Can strong-smelling foods help you lose weight?
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There are many suggestions on how to lose weight. Eat less. Exercise more. Eat less of certain food groups. Eat more salad. Reduce portion size. Take smaller bites. Chew more thoroughly. Drink lots of water.
New research from the Netherlands suggests that there's a link between the smell of food and how much you eat. While this may have you quoting that line about no bowel movements and a certain Mr Holmes of Baker Street, the new theory is actually that strong aromas lead to smaller bite sizes, which are often linked to the sensation of feeling fuller sooner. The logic then, from the research published today in BioMed Central's journal Flavour, is that aroma may be used as a means to control portion size.
Contrary to logic?
"That's quite a leap," says Wilma Kirsten BSc(Hons) Dip CNE MBANT INLPTA, degree-qualified nutrition consultant, health writer, senior associate of the Royal Society of Medicine, member of the NHS Directory of Complementary Therapists and a full member of BANT (British Association for Applied Nutrition and Nutritional Therapy). In short, Wilma knows her stuff.
"I can't see how strong smells would be off putting," continues Wilma. "What about bacon? Fresh bread? It seems contrary to logic."
The science of smell
To test the theory, the researchers developed a system where a custard-like dessert was eaten while different strengths of a cream aroma were simultaneously presented directly to the participant's nose. According to the findings of the report (Food aroma affects bite size by Rene A de Wijk, Ilse A Polet, Wilbert Boek, Saskia Conraad and Johannes HF Bult), the stronger the smell, the smaller the bite.
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"Our human test subjects were able to control how much dessert was fed to them by pushing a button. Bite size was associated with the aroma presented for that bite and also for subsequent bites. Perhaps, in keeping with the idea that smaller bites are associated with lower flavour sensations from the food, there is an unconscious feedback loop using bite size to regulate the amount of flavour experienced."
Other factors play their part
While the study suggests that manipulating the odour of food could result in a 5-10% decrease in intake per bite, Wilma isn't convinced.
"On the surface, this doesn't seem to hold water, particularly without being fully aware of the specific methods used. Obesity is such a multi-factorial thing, it's not just overeating and underactivity.
"Food is associative so what happens if custard and cream were positive reinforcements growing up?"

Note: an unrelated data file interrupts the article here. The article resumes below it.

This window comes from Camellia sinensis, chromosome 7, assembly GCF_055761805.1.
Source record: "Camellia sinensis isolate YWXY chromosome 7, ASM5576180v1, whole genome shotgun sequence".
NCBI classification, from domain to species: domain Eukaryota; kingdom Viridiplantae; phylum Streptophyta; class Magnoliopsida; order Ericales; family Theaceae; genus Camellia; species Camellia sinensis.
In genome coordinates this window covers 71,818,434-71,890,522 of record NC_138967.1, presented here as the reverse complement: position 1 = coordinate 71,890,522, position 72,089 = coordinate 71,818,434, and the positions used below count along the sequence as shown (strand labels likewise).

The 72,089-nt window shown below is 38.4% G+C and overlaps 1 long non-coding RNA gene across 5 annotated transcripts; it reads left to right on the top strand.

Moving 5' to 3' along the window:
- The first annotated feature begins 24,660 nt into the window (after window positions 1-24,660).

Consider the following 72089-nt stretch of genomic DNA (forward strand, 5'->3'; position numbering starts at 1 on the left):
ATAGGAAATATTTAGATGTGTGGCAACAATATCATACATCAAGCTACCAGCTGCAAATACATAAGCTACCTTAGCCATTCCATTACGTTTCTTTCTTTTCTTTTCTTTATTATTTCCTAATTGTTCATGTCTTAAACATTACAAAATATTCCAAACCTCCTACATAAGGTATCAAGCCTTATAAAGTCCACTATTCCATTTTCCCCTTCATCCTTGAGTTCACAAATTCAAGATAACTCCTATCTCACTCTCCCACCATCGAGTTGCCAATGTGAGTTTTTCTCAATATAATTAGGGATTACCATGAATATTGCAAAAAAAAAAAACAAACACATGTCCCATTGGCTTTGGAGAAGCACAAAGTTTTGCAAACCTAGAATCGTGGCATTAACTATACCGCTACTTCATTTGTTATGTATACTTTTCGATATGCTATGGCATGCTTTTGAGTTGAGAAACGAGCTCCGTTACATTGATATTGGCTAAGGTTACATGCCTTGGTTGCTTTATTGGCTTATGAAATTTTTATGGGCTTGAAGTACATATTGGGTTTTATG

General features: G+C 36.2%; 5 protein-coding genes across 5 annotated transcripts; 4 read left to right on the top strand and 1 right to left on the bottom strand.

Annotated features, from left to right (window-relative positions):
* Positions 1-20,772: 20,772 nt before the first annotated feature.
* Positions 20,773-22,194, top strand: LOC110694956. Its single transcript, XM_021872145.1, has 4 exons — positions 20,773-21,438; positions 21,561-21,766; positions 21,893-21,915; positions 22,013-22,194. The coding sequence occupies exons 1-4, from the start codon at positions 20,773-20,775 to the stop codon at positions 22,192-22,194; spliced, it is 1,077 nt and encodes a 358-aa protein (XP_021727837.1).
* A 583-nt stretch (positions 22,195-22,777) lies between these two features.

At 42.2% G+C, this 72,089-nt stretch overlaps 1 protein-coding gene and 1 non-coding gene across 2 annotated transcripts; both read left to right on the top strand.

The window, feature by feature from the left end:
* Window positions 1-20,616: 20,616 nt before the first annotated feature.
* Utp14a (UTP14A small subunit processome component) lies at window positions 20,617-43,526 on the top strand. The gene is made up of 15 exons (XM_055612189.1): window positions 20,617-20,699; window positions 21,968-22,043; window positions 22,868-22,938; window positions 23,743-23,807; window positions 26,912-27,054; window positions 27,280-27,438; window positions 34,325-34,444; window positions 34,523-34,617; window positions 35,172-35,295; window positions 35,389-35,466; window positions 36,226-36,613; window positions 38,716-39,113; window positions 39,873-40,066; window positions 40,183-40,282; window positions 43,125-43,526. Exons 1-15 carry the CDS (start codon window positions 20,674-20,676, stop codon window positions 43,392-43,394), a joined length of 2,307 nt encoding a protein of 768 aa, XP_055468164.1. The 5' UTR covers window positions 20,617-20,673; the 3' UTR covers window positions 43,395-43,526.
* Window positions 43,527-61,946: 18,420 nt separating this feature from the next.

Dora Walsh, head nutritionist and founder of nutriheal.net says: "The best way to control your eating is to control your portions. Make each main meal the size of your two hands, ie the size of your stomach, and eat two snacks a day the size of one hand. As long as you eat healthy foods most of the time with the occasional treat then this is the simple way to stay healthy without getting obsessive over how strong the food smells and falling into temptation!"
Perhaps you shouldn't put the lettuce down and the treadmill away just yet, then...
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I don't believe any of these finds.
Try eating Chips, rice and curry sauce laced in msg and watch how much you eat. Now try eating turkey and Vegtables.
When you've completed the test you'll see you're much more full from eating Turkey and Vegtables Than you would be the Chinese.
I did however lose body fat and gain weight when eating a large amount of Chinese last week compared to the smaller portions where I'd lost weight and gained body fat.
Eat more and stop cutting down portion sizes if your body is craving it! Only eat less when you feel like it. Give yourselves the option.
I myself have noticed the link between stronger tasting and smelling food with smaller portion sizes, and therefore less intake, so I do concur with the research.
However, though this is going to sound like I'm joking or being flippant, I do have a better regime that really does work, but you have to be truthful.
Quite simple really, you make a list of all the foods you hate or at least don't like and only eat them, as much as you like! (This of course could be rather restrictive depending on the amount of your dislikes, but if you have this problem, then you put in something that is not as disliked but make it less than a sixth of the overall amount.) Like I say, you have to be truthful, especially with yourself, but it does really work to cut down those portions.